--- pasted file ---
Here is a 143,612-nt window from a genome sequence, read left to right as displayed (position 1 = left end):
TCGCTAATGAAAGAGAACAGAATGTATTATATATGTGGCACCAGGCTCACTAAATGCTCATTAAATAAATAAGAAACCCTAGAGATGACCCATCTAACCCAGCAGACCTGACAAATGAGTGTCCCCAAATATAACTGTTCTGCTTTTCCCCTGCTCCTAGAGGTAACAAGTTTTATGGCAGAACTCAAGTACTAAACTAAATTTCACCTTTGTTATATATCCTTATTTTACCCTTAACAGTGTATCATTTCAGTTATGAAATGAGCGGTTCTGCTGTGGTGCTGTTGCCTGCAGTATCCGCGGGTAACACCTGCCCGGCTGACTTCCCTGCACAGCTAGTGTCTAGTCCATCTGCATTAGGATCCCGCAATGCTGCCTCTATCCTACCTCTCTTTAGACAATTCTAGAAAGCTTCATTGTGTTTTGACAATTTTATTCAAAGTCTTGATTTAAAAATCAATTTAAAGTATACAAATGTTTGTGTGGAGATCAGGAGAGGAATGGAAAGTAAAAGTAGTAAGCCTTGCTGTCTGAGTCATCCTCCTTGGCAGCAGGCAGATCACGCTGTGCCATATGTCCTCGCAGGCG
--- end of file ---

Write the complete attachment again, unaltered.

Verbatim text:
Here is a 143,612-nt window from a genome sequence, read left to right as displayed (position 1 = left end):
TCGCTAATGAAAGAGAACAGAATGTATTATATATGTGGCACCAGGCTCACTAAATGCTCATTAAATAAATAAGAAACCCTAGAGATGACCCATCTAACCCAGCAGACCTGACAAATGAGTGTCCCCAAATATAACTGTTCTGCTTTTCCCCTGCTCCTAGAGGTAACAAGTTTTATGGCAGAACTCAAGTACTAAACTAAATTTCACCTTTGTTATATATCCTTATTTTACCCTTAACAGTGTATCATTTCAGTTATGAAATGAGCGGTTCTGCTGTGGTGCTGTTGCCTGCAGTATCCGCGGGTAACACCTGCCCGGCTGACTTCCCTGCACAGCTAGTGTCTAGTCCATCTGCATTAGGATCCCGCAATGCTGCCTCTATCCTACCTCTCTTTAGACAATTCTAGAAAGCTTCATTGTGTTTTGACAATTTTATTCAAAGTCTTGATTTAAAAATCAATTTAAAGTATACAAATGTTTGTGTGGAGATCAGGAGAGGAATGGAAAGTAAAAGTAGTAAGCCTTGCTGTCTGAGTCATCCTCCTTGGCAGCAGGCAGATCACGCTGTGCCATATGTCCTCGCAGGCG